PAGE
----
What does this mean?  Well, the FAA looks at it in terms of hypothetical.  While a single electronic device, placed in the right area, will interfere with the radio to a mild level, how much interference would a plane full of these devices do?  Given that a passenger might have one to five devices with them on any given flight, the FAA's rules are in place to prevent the overloading of a minimal interference.  Today reported that while not proven, the FAA believes one airplane crash was caused by a pilot's cell phone interfering with the radio from the cockpit.  Again, this was never proven, but if it was true, wouldn't it make sense to prevent the use of such a device when there are theoretically hundreds of these little techs available in the cabin.  Of course, if they allowed the use of electronics during the crucial parts of a flight (the ascent and descent) people would be rifling away with rabid fingers to keep themselves busy or prevent boredom, or maybe like Alec Baldwin, they will be engaged in a vicious verbal campaign that needs a victor.

If it is known that an issue does occur between the radio system and electronic devices, then how does one lobby against the FAA rule banning the use of electronics while below the 10,000 feet height?  As we learned last week, the online petition to remove this ban has been going strong.  The players behind the movement, recognize that the correlation between the myths and the math are far between anything consistent to keep them from stowing their electronics.  At least according to Today, this is only partly accurate.  For now, rules are rules and whether Alec Baldwin like it or not, we have to power down our devices.

If you'd like to see the video, it's available here:  Can our electronics interfere with flights?

Tyler Baker; One Stop Motors Writer


Friday, December 9, 2011

The Spot Delivery Scam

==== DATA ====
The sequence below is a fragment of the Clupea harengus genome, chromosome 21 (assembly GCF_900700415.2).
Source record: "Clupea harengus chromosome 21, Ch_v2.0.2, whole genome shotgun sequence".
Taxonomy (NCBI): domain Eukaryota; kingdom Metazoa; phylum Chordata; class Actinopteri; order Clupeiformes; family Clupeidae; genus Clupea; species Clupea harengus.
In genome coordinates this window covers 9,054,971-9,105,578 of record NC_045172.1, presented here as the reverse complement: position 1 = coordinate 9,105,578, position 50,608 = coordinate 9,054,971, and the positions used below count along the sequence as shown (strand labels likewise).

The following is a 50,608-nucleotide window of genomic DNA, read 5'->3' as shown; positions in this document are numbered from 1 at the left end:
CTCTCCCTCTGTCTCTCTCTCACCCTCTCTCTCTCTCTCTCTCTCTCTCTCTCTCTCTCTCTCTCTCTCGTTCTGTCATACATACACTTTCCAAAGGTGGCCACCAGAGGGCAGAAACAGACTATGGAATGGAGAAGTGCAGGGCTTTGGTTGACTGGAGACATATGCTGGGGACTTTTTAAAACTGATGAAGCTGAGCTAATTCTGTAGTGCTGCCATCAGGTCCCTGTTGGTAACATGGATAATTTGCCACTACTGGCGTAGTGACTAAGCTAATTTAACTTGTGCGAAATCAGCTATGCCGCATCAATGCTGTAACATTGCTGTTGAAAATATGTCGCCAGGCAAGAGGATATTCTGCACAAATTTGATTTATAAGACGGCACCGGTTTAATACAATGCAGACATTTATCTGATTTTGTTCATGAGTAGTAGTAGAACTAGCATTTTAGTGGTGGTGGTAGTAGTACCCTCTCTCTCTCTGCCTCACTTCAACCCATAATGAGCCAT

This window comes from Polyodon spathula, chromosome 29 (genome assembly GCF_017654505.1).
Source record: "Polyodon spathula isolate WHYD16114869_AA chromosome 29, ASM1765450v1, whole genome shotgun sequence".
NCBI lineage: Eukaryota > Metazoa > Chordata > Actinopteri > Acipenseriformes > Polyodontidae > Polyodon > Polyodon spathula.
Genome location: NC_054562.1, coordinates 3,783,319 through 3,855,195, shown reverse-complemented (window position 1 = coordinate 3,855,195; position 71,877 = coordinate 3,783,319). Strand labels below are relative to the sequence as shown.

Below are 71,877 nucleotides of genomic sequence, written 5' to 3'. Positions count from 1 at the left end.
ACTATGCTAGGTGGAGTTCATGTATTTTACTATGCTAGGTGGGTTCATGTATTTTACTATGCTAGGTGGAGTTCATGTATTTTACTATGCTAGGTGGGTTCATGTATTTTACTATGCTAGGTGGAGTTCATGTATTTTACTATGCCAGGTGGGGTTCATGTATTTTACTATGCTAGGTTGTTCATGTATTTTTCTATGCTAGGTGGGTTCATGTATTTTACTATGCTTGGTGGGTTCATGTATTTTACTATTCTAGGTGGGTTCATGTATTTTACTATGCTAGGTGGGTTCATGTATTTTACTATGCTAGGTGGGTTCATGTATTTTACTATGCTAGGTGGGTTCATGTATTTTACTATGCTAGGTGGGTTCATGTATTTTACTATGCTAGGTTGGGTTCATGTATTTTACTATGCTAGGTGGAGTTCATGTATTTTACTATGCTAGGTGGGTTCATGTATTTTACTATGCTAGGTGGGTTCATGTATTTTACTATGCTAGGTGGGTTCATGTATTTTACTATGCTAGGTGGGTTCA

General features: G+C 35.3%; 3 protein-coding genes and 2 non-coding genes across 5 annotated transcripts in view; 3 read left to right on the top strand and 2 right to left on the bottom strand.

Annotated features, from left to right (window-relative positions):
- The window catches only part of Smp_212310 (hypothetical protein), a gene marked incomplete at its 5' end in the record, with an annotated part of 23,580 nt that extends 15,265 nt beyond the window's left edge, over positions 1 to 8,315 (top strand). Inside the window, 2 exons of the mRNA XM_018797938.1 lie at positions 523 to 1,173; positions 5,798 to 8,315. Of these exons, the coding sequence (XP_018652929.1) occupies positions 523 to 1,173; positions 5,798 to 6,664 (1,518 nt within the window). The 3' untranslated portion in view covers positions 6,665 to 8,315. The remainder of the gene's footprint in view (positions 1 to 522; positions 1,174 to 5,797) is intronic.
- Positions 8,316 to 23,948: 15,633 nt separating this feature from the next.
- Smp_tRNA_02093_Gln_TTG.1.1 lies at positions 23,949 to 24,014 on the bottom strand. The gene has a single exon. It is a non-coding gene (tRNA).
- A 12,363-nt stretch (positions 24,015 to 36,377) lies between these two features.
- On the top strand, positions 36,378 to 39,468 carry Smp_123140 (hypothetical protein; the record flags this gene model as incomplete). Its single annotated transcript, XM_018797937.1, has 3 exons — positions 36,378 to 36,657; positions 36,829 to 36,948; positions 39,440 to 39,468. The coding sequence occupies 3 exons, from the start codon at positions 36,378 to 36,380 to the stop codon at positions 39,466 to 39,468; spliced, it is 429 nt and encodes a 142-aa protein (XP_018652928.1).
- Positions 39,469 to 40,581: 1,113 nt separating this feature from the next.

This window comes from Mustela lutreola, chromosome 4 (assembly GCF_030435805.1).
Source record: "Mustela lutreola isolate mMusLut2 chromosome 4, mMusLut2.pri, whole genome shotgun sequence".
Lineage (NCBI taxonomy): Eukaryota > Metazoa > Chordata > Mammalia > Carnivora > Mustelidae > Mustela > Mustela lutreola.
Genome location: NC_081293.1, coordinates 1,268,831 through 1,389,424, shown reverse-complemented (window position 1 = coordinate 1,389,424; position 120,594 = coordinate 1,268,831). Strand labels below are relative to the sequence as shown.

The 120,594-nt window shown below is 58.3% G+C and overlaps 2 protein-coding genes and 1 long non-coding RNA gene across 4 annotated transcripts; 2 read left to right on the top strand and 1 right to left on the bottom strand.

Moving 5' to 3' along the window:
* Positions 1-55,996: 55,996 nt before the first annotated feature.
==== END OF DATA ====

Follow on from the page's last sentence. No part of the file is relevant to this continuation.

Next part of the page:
The Spot Delivery Scam

Who's involved? - New and Used Dealerships

What is it? - The Spot Delivery Scam is a clever bait and switch style tactic involving either used or new dealers.  The idea is for a preliminary deal between you and the dealer to be put into motion based on "on the spot approval" regarding your financing.  The way it works is that they entice you to take the vehicle home with you based on the idea that the deal is done, it only needs to be processed the next day.  Why they do this is to tie you to the car.  By taking in home, you are considerably less likely to renege on your agreement, even after the original arrangement has been altered by the dealer.  Even if you do want to kill the deal, you'll be roped into legal trouble because the car is in your possession and has been driven by you.

It works in a number of ways.  They will talk you into a sale, or comfort you into trusting them, but before you can get the financing or before a finalized deal can be in place, they will attempt to get you to sign incomplete or blank documents, promising to have their financial consultant handle the paper work first thing the following morning.  The dealer will wait you out a few days, dulling your awareness to the switch and then call claiming the initial deal could not be reached.  Now you're liable for a larger down payment or a higher monthly rate and can do very little to simply return the car and walk away.  After all, you've driven the product and made it used in the process.

How to avoid? - Avoiding this type of fraud tactic is easy; never, ever sign anything until financing has been officially approved.  Also, never drive a car off the lot unless all the documents are in order.  Dealers can't pull off the switch if you haven't taken the product off the lot.  If they say something about how they're financing firm or department is closed, that should be a tip-off to get up and come back in the morning.  It's easier to wait until a deal is in order and approved than to pay more later.  Still, we suggest being pre-approved for financing from a trusted source before you ever enter a dealership.  If the dealership can beat your pre-approved arrangement, then you can consider switching over.

Terms & Trigger words to avoid? - "Right of recession"; this is a term taken from a contract that if you sign, you agree to allow the dealer to change the conditions of the contract without consulting you.  You should never sign something with these words in it.  EVER!

Tyler Baker; One Stop Motors Writer

Wednesday, December 7, 2011

SAAB WATCH 2011 : The Last Stop

News spread last week of Saab's failure to meet the deadlines to pay back wages to their workforce.  The Swedish automotive manufacturer had buyers in-line to purchase controlling interest (and then some), but were vetoed by General Motors due to the deal hurting the future business structure of GM.  Like they have for the past several months, Saab procrastinated past the point of no return and in an effort to show Swedish courts and labor unions they were trying, Saab had arranged a deal with their proposed Chinese investor, Zhejiang Youngman Lotus Automobile and an unnamed Chinese Bank to find instant funding and strike a deal that might appease everyone.  Today, it was reported that GM has once again, denied Saab of any signs of life.